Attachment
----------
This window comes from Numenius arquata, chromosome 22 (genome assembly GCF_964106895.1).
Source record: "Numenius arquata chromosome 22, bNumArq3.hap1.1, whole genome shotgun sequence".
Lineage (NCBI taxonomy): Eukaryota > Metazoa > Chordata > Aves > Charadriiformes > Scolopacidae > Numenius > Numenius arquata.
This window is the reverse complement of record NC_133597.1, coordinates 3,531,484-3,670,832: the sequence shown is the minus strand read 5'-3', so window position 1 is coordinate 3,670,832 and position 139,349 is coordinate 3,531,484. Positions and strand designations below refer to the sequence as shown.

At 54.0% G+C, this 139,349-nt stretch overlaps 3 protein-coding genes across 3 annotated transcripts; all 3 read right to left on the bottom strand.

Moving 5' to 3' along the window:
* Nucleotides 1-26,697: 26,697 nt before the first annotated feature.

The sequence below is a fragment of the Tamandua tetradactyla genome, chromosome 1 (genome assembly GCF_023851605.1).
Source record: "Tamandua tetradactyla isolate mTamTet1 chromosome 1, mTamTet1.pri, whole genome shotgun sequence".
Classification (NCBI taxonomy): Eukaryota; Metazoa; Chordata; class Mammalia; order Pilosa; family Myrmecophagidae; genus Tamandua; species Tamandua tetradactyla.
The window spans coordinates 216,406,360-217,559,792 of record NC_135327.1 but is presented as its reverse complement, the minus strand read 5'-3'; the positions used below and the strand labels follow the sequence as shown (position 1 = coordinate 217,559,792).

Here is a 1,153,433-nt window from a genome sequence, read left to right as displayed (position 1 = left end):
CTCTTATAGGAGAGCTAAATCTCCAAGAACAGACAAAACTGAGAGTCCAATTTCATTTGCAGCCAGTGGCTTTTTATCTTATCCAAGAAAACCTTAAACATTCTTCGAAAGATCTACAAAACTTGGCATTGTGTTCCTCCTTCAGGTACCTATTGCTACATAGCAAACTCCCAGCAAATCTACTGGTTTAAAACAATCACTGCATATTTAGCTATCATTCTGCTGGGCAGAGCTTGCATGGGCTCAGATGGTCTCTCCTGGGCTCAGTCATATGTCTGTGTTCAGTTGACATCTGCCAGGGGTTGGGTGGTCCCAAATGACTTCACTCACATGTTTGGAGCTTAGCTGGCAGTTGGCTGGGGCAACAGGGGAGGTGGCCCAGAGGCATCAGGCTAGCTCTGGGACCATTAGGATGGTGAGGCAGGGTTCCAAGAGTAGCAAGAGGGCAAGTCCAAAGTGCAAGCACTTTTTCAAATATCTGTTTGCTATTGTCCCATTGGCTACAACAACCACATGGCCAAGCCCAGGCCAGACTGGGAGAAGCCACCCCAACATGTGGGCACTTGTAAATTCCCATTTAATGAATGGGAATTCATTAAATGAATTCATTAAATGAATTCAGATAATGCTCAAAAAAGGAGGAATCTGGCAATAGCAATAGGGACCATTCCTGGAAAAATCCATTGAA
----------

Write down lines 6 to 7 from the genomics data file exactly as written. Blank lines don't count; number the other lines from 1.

Moving 5' to 3' along the window:
* Nucleotides 1-26,697: 26,697 nt before the first annotated feature.